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Embattled British Prime Minister Theresa May has urged MPs to back her Brexit agreement with the European Union in a New Year’s message.

Passing the deal into law would allow the United Kingdom to ‘turn a corner’ and put a disruptive period of political turmoil behind it, May said in a video message released on Tuesday.

Britain is scheduled to leave the EU on March 29, with a parliamentary vote on the withdrawal agreement scheduled to take place in the House of Commons during the week of January 14.

But fears are growing that Britain may crash out without a deal in place as MPs, including some from within May’s own Conservative Party, have refused to back her deal.

The prime minister used her videotaped message to put pressure on politicians to support the withdrawal agreement, saying there was a chance to make 2019 ‘the year we put our differences aside and move forward together.

‘The Brexit deal I have negotiated delivers on the vote of the British people, and in the next few weeks MPs will have an important decision to make,’ May said.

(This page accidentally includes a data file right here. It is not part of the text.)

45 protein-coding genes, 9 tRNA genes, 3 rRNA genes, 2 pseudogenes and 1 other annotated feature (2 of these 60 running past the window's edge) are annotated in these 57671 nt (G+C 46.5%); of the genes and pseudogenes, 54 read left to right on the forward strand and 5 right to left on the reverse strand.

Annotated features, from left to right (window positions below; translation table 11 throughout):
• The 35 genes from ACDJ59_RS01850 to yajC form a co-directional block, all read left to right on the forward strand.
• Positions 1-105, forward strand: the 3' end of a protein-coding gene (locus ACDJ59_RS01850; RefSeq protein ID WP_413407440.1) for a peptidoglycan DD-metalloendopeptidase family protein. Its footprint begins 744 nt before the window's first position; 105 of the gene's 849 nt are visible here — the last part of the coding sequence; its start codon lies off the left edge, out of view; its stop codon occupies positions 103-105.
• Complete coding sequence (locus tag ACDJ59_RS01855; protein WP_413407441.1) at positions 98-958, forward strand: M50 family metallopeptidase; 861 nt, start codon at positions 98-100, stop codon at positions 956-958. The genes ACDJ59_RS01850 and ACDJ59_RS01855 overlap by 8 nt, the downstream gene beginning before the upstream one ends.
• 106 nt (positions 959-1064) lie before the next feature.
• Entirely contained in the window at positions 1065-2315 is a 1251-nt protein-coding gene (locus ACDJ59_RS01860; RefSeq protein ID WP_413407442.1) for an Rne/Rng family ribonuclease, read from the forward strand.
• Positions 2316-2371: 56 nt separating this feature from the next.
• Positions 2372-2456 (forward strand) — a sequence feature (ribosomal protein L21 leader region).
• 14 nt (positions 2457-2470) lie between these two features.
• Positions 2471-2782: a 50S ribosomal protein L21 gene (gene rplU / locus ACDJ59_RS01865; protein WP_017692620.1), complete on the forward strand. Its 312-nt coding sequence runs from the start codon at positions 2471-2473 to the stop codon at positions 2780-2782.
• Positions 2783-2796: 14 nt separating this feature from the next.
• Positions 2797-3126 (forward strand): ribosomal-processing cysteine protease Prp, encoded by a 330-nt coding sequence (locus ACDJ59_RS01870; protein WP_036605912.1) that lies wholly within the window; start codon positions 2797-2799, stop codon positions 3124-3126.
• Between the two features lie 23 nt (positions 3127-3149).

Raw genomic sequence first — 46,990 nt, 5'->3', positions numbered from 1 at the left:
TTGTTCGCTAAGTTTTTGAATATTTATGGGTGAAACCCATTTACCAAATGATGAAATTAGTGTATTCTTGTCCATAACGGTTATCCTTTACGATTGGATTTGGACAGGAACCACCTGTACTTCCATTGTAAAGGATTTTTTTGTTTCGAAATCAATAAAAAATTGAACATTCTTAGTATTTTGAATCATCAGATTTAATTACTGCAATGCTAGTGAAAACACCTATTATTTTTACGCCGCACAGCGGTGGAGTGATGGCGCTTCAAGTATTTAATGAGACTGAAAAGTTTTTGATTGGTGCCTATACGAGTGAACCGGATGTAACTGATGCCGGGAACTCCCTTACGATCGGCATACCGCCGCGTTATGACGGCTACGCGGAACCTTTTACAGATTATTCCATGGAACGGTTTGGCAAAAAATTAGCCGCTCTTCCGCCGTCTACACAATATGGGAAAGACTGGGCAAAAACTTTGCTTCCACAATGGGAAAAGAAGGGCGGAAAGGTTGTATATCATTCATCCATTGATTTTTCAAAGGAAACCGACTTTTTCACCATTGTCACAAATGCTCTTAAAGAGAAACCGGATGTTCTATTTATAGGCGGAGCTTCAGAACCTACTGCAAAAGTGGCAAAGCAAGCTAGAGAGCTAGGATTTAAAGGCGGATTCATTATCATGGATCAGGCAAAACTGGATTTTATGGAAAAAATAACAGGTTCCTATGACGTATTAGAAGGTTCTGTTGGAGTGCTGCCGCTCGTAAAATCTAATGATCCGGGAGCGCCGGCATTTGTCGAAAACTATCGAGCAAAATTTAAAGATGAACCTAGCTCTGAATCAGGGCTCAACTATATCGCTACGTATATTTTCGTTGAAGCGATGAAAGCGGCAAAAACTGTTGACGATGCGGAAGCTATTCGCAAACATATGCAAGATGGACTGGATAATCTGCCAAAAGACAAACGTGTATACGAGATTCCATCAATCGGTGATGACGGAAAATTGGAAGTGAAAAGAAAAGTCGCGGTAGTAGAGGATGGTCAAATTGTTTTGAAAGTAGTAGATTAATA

May’s speech came hours after Ireland’s foreign minister announced that Dublin had received approximately 183,000 applications for Irish passports from British citizens in 2018.

Just under 85,000 applications came from residents of Northern Ireland, where citizens have a right to both passports.

The number of applications from mainland Britain – over 98,000 – represents an increase of 22 per cent compared with the previous year, according to the Irish government.

Northern Ireland will leave the EU with the rest of the United Kingdom, while the Republic of Ireland will remain in the bloc.

British citizens have not been alone in making contingency plans for a no-deal Brexit.

With the looming possibility that Britain will leave the EU without an agreement on trade and borders, the government signed three contracts with shipping providers worth STG108 million ($A196 million) for additional ferry crossings for freight shipments.

Britain’s Department for Transport signed contracts with France’s Brittany Ferries, Denmark’s DFDS and Britain’s Seaborne Freight. The deals have come under scrutiny, with the BBC reporting that Seaborne Freight had never run a ferry service before.

In an interview with German newspaper Die Welt am Sonntag at the weekend, European Commission president Jean-Claude Juncker demanded clarity on future relations and called on Britain to ‘get your act together’.

‘My appeal is this: Get your act together and then tell us what it is you want. Our proposed solutions have been on the table for months,’ Juncker said.